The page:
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Mr. Edward Robinson, Curator of Classical Antiquities in the Boston Museum of Fine Arts, delivered the first lecture in his course on Greek Art in the Fogg Lecture Room last evening. The lecturer took up and carefully outlined the social, religious and intellectual conditions amid which the Greeks lived, and which tended to foster and develop the spirit of art.
The mental activity and imagination of the Greeks were stimulated by the very configuration of the landscape about them. Divided into communities by mountain ranges, they had a chance to develop along individual lines, to acquire a distinctive spirit of thought. The lines of the country are gentle and undulating, always suggesting what lies beyond. The coloring is of soft grays, pinks and violets, calling for the same restraint on the part of the artist as is shown by Nature herself. Everywhere one sees a combination of great variety with the utmost delicacy and refinement,- an effect which no sensitive imagination could resist.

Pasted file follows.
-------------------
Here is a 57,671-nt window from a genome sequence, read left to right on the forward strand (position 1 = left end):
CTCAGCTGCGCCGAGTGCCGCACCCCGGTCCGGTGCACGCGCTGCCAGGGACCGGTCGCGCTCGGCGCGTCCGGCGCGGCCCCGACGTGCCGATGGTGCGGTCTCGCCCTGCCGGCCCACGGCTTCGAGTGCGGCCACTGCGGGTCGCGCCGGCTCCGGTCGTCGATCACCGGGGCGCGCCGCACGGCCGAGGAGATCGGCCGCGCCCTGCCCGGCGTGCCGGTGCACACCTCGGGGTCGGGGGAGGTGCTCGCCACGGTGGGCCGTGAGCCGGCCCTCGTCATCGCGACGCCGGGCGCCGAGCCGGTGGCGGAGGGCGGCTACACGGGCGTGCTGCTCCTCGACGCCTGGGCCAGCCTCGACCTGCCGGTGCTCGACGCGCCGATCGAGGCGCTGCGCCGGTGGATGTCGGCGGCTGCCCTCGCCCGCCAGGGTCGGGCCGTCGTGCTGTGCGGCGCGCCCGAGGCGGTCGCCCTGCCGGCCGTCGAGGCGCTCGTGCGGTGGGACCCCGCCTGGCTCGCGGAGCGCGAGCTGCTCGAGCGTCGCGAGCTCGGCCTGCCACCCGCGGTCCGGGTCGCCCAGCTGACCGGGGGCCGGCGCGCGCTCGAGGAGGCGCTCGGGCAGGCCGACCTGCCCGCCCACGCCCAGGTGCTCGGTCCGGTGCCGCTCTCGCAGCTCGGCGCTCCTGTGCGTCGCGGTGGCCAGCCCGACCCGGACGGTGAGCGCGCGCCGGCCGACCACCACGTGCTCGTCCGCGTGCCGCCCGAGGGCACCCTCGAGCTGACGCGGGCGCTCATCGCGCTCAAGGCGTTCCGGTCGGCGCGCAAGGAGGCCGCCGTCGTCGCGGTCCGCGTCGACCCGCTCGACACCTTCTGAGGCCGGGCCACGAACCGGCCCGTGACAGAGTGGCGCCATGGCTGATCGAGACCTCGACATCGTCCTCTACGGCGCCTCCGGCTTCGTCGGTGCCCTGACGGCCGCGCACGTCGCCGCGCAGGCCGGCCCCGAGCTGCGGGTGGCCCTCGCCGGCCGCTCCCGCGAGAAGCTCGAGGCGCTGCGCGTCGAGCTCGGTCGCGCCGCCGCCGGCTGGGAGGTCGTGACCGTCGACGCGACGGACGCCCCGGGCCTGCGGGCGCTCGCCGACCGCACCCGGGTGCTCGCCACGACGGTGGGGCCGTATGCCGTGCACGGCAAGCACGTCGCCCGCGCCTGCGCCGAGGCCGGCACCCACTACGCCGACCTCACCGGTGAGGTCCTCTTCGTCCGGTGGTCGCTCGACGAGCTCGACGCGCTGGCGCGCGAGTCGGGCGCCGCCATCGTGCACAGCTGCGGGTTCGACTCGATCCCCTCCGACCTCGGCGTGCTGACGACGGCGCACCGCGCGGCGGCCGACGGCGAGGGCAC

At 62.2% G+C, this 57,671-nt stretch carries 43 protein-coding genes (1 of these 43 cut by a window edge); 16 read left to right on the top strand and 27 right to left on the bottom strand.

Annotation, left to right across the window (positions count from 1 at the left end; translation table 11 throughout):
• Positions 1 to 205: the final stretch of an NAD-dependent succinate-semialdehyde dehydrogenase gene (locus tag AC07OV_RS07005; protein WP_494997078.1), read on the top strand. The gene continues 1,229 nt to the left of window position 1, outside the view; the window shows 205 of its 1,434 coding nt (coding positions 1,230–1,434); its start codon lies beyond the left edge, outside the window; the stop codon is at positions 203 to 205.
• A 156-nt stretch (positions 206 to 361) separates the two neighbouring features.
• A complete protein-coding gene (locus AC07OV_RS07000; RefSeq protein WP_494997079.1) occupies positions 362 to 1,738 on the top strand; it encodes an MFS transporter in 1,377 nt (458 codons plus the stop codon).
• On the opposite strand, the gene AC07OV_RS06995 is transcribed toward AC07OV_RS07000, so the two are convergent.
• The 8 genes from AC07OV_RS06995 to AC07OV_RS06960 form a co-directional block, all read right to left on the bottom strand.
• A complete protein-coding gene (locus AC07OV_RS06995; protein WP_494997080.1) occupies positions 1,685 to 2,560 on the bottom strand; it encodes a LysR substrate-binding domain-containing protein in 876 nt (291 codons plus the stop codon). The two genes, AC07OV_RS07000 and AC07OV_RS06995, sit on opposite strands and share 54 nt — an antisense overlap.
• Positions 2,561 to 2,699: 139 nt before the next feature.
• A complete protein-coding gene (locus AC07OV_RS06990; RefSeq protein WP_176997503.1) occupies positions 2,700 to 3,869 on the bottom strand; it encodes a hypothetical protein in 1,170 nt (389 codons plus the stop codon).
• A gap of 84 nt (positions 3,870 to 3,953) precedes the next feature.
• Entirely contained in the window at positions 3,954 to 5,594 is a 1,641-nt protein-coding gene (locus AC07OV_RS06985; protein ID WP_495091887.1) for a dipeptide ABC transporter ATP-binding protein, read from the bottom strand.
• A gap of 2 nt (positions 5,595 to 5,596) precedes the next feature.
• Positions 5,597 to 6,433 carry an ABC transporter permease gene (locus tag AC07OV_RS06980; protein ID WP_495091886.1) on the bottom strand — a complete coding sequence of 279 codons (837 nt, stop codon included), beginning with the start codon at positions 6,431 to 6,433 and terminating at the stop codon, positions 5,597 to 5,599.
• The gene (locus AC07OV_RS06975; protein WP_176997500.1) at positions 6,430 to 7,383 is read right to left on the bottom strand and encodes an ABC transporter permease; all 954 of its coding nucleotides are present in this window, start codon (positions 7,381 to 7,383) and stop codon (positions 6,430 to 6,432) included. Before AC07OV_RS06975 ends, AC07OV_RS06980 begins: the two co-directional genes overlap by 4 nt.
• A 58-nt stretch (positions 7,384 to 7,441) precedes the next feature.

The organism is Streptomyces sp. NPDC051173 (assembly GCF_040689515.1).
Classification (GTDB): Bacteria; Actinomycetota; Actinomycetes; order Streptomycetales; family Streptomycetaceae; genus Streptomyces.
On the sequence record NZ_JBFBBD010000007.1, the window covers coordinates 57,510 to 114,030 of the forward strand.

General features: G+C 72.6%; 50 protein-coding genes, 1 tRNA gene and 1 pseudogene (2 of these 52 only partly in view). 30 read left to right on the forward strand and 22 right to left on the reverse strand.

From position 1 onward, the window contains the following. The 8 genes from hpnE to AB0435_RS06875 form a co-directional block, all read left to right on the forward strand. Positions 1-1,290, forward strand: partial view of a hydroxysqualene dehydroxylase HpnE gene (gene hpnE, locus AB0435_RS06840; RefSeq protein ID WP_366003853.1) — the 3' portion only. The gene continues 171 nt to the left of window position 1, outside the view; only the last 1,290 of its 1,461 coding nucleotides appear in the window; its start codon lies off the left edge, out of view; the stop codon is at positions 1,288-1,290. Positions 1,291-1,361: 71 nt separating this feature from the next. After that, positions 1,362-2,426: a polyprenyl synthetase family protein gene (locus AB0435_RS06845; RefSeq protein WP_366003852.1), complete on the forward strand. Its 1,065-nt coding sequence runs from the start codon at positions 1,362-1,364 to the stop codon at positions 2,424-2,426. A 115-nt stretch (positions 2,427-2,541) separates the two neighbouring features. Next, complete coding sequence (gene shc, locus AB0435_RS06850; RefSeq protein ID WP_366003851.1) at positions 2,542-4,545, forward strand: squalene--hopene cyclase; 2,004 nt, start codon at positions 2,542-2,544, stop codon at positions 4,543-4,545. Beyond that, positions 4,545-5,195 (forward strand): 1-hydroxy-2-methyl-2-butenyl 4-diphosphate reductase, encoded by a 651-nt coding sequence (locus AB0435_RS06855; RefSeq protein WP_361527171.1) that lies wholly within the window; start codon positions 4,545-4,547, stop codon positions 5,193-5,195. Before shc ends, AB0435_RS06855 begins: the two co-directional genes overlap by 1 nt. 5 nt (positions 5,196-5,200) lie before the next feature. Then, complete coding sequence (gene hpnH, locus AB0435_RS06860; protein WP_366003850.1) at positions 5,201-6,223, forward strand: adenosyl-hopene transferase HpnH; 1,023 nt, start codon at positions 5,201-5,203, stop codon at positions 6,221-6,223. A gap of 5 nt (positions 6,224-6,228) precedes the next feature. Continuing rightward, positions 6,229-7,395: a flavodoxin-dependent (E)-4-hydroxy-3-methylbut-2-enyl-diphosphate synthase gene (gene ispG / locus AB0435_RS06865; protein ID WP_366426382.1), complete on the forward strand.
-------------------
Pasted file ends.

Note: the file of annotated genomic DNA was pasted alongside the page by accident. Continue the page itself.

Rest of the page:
The Greeks had a close sympathy with Nature, which to them was always good. Their emotions and passions were natural, on the surface, never restrained by social conventions. The perfect man was he who properly balanced and developed all the natural instincts in himself. Their intensely imaginative minds gave to their divinities a distinct idealization. Juno-the protector of the family-was conceived to be beautiful and severe; Venus was gentleness itself; Diana's nature was wild, untamed. It was to these ideal conceptions that the Greek sculptors were called upon to give worthy physical form. With such high ideals, and amid such favorable conditions, it is but natural that the Greeks should have become the greatest exponents of art whom the world has known.
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